46 | Holderness School Handbook of Student Life
Health and Wellness | Harassment
Any student who believes that he or she has been the victim of bullying should report it to an advisor or school administrator. Any student who is found to have engaged in bullying may be subject to disciplinary action including probation, suspension, or expulsion. No student shall retaliate against any student who has made a complaint about bullying. Note: Although New Hampshire’s bullying laws, RSA 193-F, applies only to public schools, Holderness School believes that the prevention of bullying at our school will benefit the school community and hereby adopts this policy even though it is not mandated by law to do so.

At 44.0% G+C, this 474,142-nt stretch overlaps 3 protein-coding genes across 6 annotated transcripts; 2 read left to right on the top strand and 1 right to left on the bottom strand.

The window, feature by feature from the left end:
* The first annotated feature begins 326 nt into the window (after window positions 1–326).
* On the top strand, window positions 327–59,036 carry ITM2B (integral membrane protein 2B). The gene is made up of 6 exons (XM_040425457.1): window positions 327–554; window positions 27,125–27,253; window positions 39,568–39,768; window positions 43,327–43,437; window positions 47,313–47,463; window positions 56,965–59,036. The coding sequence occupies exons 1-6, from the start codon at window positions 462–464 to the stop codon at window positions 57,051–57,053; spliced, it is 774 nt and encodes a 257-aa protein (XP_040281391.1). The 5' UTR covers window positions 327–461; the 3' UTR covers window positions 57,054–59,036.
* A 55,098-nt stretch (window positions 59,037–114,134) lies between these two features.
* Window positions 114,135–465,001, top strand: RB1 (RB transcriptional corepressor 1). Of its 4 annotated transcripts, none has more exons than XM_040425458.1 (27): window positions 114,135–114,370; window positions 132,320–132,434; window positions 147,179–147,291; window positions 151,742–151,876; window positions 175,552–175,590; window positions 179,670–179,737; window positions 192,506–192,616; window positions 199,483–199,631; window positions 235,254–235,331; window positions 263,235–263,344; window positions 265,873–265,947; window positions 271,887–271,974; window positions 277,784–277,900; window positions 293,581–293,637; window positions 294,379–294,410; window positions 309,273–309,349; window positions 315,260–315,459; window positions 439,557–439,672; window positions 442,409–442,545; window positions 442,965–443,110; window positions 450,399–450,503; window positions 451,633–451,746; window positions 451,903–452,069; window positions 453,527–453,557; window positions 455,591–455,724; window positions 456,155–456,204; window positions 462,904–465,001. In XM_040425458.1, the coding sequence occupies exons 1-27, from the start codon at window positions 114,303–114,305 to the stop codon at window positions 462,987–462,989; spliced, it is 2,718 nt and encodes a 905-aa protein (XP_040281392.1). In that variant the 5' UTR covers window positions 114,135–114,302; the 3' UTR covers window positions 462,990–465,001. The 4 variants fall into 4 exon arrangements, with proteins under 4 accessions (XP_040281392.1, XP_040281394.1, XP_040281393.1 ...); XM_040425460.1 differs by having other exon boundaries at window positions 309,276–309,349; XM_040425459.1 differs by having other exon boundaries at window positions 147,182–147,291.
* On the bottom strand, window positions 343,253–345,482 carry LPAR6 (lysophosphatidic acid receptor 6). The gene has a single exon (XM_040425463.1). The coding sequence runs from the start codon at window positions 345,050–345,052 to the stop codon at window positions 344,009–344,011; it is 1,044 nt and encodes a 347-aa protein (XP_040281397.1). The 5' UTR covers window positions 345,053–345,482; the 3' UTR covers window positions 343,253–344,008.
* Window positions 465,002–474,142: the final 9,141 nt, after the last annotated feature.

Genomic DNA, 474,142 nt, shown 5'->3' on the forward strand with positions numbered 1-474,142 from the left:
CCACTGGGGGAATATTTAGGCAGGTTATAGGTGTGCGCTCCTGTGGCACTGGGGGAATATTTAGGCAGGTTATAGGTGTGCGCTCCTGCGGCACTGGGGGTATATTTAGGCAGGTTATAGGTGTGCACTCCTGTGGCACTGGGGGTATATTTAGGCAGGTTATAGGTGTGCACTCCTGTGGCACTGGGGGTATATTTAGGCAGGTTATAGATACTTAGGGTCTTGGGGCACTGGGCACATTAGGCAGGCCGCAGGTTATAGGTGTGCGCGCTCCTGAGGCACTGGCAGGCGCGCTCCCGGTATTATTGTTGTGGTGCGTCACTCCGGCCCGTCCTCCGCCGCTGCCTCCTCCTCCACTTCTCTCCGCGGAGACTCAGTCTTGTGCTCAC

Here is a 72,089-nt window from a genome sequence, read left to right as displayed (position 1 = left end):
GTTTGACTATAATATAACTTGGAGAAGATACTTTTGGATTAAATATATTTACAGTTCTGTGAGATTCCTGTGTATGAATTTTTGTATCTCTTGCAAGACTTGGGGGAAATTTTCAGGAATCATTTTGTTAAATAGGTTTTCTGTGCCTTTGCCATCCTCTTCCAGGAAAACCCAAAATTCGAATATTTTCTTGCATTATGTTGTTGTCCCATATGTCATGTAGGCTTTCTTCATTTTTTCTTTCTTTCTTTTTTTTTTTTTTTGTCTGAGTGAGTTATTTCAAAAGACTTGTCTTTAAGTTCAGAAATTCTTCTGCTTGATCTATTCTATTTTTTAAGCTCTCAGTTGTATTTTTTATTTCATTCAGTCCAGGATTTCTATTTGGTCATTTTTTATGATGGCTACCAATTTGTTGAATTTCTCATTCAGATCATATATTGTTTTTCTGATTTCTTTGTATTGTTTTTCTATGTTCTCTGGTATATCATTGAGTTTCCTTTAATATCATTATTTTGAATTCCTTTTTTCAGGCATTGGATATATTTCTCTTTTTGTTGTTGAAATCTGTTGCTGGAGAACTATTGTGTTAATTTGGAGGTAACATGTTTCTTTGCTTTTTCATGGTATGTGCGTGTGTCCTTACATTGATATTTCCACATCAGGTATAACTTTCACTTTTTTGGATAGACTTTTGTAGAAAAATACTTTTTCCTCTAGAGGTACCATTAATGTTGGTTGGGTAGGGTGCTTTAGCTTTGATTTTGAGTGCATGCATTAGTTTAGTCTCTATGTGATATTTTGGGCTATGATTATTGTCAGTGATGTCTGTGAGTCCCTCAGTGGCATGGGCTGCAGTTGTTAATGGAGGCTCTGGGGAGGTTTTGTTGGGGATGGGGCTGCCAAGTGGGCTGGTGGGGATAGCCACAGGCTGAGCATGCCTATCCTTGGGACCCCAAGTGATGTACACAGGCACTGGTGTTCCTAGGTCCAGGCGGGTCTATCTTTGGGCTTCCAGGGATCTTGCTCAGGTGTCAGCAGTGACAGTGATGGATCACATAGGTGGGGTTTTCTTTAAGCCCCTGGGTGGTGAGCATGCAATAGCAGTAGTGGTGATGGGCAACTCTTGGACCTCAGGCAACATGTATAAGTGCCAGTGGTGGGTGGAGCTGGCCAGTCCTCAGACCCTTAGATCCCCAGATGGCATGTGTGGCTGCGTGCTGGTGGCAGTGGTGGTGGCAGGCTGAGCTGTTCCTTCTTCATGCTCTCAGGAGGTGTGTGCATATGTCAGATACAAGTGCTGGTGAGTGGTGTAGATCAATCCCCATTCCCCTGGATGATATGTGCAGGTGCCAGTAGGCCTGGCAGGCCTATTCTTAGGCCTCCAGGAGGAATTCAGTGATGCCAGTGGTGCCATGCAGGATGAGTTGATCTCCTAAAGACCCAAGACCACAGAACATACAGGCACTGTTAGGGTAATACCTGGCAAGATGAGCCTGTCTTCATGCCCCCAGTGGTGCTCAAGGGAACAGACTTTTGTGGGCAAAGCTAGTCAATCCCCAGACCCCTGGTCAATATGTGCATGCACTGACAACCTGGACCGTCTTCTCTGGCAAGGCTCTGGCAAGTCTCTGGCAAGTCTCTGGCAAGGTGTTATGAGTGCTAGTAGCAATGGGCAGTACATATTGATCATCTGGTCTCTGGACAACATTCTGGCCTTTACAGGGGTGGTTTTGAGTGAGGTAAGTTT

Holderness School Handbook of Student Life | 47
Technology at Holderness | HolderNet Resources
Technology at Holderness At Holderness, we see technology as a critical tool for supporting our goals for teaching and learning, promoting positive communication, and becoming more effective in our work. Our goal as a technology department is to support these uses of technology through appropriate resources, education, and policy.